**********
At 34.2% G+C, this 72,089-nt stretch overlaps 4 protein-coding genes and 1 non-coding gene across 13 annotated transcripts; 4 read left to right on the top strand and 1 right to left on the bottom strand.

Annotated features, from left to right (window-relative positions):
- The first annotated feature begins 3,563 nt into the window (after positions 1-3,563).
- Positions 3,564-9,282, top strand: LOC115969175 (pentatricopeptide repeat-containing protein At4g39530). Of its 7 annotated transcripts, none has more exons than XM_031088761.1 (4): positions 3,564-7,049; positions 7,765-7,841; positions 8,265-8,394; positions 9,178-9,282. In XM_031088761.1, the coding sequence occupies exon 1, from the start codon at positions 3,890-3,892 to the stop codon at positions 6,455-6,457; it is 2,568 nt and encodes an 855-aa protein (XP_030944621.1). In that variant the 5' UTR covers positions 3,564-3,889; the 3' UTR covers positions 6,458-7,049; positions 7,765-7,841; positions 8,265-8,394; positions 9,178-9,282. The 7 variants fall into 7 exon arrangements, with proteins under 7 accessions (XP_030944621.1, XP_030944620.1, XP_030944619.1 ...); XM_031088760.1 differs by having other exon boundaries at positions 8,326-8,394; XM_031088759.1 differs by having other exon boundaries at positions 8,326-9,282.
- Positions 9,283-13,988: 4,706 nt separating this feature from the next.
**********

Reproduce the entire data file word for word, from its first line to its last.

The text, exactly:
At 34.2% G+C, this 72,089-nt stretch overlaps 4 protein-coding genes and 1 non-coding gene across 13 annotated transcripts; 4 read left to right on the top strand and 1 right to left on the bottom strand.

Annotated features, from left to right (window-relative positions):
- The first annotated feature begins 3,563 nt into the window (after positions 1-3,563).
- Positions 3,564-9,282, top strand: LOC115969175 (pentatricopeptide repeat-containing protein At4g39530). Of its 7 annotated transcripts, none has more exons than XM_031088761.1 (4): positions 3,564-7,049; positions 7,765-7,841; positions 8,265-8,394; positions 9,178-9,282. In XM_031088761.1, the coding sequence occupies exon 1, from the start codon at positions 3,890-3,892 to the stop codon at positions 6,455-6,457; it is 2,568 nt and encodes an 855-aa protein (XP_030944621.1). In that variant the 5' UTR covers positions 3,564-3,889; the 3' UTR covers positions 6,458-7,049; positions 7,765-7,841; positions 8,265-8,394; positions 9,178-9,282. The 7 variants fall into 7 exon arrangements, with proteins under 7 accessions (XP_030944621.1, XP_030944620.1, XP_030944619.1 ...); XM_031088760.1 differs by having other exon boundaries at positions 8,326-8,394; XM_031088759.1 differs by having other exon boundaries at positions 8,326-9,282.
- Positions 9,283-13,988: 4,706 nt separating this feature from the next.